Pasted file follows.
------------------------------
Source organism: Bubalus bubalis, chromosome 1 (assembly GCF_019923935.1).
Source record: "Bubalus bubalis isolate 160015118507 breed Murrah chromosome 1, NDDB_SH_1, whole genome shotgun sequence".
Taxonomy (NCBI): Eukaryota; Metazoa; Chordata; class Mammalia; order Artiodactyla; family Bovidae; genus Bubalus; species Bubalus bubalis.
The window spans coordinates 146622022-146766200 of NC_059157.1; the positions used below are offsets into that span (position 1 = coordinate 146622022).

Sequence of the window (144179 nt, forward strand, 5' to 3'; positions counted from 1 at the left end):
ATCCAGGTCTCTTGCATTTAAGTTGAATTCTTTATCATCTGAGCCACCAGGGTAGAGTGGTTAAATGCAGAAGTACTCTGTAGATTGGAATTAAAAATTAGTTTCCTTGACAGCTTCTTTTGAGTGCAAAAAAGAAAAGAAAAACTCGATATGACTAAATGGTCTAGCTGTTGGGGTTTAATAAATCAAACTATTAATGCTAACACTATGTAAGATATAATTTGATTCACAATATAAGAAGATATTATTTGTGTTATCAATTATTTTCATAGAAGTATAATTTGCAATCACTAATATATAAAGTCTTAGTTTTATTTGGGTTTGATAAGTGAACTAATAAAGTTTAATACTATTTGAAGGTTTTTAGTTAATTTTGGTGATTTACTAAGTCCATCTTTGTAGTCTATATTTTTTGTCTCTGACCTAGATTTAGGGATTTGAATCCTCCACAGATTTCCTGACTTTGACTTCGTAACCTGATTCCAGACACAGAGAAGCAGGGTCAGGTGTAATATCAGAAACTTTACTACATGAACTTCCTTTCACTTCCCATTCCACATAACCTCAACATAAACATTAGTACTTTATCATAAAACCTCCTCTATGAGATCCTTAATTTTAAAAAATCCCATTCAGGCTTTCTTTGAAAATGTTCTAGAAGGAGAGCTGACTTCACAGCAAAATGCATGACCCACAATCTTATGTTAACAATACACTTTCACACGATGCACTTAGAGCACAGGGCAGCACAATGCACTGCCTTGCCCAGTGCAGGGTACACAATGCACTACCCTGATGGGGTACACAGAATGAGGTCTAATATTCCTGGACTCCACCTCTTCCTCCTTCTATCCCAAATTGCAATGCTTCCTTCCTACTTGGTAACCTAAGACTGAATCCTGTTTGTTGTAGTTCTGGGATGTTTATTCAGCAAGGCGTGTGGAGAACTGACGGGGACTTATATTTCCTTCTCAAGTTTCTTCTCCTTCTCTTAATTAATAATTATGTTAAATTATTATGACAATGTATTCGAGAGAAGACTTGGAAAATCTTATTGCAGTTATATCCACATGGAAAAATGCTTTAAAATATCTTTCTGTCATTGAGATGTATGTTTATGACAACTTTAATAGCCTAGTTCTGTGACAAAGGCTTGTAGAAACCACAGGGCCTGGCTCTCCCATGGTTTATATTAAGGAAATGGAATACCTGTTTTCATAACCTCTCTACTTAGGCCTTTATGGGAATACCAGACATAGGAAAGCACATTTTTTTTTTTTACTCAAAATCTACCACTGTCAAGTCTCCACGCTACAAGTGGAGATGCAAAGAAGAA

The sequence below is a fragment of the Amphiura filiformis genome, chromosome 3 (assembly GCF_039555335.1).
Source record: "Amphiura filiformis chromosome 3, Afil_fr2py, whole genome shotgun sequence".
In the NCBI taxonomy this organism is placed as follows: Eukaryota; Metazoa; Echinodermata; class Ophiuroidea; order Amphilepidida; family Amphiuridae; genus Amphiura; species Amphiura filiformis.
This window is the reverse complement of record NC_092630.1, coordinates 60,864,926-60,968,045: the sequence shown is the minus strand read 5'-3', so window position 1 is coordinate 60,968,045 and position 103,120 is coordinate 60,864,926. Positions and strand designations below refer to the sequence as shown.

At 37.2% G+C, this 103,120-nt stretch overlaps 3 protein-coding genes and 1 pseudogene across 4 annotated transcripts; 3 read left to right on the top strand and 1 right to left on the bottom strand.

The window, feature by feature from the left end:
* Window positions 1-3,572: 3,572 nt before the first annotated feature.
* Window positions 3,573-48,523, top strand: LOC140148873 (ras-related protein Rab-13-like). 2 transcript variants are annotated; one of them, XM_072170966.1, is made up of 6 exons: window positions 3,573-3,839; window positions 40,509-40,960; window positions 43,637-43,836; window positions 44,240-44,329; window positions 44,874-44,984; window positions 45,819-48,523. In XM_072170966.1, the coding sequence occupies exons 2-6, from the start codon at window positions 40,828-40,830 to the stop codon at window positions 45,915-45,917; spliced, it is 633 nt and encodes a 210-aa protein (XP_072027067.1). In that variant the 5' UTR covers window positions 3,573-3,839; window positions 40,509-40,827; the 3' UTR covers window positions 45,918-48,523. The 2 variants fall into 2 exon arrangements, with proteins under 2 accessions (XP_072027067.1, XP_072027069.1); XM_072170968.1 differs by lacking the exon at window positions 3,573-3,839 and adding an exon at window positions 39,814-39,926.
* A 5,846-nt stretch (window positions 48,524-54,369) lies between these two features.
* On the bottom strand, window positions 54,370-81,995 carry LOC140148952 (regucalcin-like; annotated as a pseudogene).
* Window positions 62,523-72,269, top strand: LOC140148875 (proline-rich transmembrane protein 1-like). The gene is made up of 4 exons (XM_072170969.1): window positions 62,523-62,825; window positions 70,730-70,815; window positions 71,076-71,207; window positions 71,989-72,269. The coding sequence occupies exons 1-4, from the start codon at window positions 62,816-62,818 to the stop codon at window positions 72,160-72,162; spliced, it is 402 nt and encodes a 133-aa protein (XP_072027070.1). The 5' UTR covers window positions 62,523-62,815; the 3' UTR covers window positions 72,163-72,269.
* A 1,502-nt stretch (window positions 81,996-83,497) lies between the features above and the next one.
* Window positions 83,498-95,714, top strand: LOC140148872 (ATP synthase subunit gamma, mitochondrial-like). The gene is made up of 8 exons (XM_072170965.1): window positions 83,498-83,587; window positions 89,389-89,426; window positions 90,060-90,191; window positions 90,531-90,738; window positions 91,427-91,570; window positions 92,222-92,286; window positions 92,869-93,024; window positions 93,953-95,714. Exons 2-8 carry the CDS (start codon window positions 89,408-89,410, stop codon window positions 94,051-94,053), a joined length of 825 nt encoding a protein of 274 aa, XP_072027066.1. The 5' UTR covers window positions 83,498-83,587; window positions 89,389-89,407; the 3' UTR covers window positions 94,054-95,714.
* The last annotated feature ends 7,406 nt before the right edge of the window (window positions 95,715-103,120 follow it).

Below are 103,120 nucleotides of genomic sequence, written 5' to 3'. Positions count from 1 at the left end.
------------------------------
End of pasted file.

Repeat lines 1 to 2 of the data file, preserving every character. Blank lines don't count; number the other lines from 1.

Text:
Source organism: Bubalus bubalis, chromosome 1 (assembly GCF_019923935.1).
Source record: "Bubalus bubalis isolate 160015118507 breed Murrah chromosome 1, NDDB_SH_1, whole genome shotgun sequence".